Emily Brown

+ Follow
since Nov 26, 2012
Maine
Apples and Likes
Apples
Total received
11
In last 30 days
0
Total given
0
Likes
Total received
13
Received in last 30 days
0
Total given
113
Given in last 30 days
0
Forums and Threads
Scavenger Hunt
expand Pioneer Scavenger Hunt

Recent posts by Emily Brown

Do you know what state you want to be in?

You can look at all sorts of websites (don't forget craigslist) but your best bet when you've decided on a state is to talk to a realtor. a good realtor will set you up with a searchable online MLS database with all available properties within the state. Their list will be more complete than any other website.
4 years ago
Are your parents buying their acreage in Southern Maine (around Portland) or in central/northern Maine? In Southern Maine the market is great but the land is expensive. I'm in central Maine where every other town has a farmer's market and all my neighbors have a garden. The land is cheaper up here and the community is more connected. I grew up in Southern Maine in a place where gardens are posh but not particularly productive. You had to pursue the community and even then it was always shifting. Choosing between rural and urban Maine will make a world of difference and is a largely personal choice. Most of my closest friends love the urban and suburban life so there must be something to it that I'm not seeing. Just don't come into it assuming it's all rural.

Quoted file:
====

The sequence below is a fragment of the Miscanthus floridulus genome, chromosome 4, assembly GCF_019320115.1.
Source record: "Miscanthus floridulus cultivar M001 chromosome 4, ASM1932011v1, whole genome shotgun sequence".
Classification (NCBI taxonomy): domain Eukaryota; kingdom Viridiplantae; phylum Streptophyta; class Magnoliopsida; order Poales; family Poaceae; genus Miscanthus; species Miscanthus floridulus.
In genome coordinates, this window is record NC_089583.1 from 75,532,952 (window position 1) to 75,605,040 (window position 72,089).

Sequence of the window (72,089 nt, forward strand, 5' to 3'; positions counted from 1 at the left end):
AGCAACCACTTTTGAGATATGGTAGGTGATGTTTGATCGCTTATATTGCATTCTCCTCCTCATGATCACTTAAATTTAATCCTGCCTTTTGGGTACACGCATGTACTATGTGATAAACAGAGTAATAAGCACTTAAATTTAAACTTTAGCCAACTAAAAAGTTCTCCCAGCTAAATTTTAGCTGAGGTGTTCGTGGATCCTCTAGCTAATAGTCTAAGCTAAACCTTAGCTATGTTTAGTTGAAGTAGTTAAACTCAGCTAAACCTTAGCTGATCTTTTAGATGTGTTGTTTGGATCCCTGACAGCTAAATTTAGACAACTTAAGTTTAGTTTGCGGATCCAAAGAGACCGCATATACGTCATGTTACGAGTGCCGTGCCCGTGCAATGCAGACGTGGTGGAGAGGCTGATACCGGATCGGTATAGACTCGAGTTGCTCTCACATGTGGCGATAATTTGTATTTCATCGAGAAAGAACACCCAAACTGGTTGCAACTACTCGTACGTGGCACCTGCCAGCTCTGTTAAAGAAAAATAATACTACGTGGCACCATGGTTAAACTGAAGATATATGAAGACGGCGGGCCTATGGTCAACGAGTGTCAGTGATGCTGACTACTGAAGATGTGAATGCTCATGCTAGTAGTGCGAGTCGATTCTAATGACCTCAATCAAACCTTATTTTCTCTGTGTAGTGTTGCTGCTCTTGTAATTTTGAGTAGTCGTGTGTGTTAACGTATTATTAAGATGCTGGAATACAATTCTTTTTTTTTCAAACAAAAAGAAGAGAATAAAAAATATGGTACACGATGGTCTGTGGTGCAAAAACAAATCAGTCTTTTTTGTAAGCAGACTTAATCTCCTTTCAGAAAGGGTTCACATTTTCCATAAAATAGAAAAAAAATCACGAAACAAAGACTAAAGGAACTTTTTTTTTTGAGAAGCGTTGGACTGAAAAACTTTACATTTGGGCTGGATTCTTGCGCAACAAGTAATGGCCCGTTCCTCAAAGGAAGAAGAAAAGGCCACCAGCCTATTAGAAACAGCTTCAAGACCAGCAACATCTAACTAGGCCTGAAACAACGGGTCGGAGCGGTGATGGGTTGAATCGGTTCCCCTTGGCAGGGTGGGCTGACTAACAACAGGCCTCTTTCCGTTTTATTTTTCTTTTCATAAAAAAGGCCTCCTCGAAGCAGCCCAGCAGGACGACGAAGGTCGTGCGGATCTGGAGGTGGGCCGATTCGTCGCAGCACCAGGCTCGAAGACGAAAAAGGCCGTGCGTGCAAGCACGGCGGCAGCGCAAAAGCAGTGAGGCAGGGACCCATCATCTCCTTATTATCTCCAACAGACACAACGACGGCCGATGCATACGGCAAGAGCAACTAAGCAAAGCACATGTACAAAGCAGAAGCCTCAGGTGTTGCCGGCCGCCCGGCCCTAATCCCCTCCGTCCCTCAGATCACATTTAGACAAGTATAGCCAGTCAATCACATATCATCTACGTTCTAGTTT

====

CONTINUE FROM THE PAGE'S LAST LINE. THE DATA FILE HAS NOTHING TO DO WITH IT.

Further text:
5 years ago
When we bought our land we had a chunk of ground where nothing could grow. For reasons I cannot comprehend, the previous owners had buried a ton of tiles right there. Some were broken and others were not. Dig around. There might be something there blocking any roots from getting established.
5 years ago
Yurts are popular in Alaska so I imagine they would be fine in Michigan. There are quite a few in Maine too. They are super efficient to heat because the warm air can circulate easily and doesn't have to go round corners. They have a strong resale value as well.
5 years ago
Hi Julie, thanks for bumping your thread so that more people could answer. I highly recommend this resource:

http://www.pfaf.org/user/plantsearch.aspx

You can do a search for a shade tolerant tree or shrub with high edibility rating in your zone. I did a quick search for zone 6 and it said that there were varieties of pears, plums, peaches, cherries and many berries among other things that will thrive in full or partial shade where you are. You might also want to look at edible climbers.
5 years ago
Here is the thread of TEFA (textured earth, food all-year):

http://www.permies.com/t/16894/paul-wheaton-farm/tefa-textured-earth-food-year

It has the image that was used in the presentation and a much more info.
5 years ago
I'm on chromium and can't vote. I tried it in internet explorer too and couldn't vote. I want Helena Norberg-Hodge. If someone who could vote could tell us what they use for a browser it might be helpful.
5 years ago
You might want to do some googling before assuming there is no clay near you. If you have a pottery supply store near you, they will have a clay source. They would probably be happy to order large amounts of building grade clay for you.
5 years ago
If you are in the US you will need to see if the area is protected wetlands before you do anything.

http://www.fws.gov/wetlands/Wetlands-Mapper.html
5 years ago
I use one like this:

http://www.amazon.com/Ames-True-Temper-Deluxe-1945000/dp/B00004S1RZ/rs12-20

It sounds like it might be a better choice for your property than a scythe. It works kind of like a scythe too. You swing it like a golf club. I've hit mine against more than one rock and the blade is fine.
5 years ago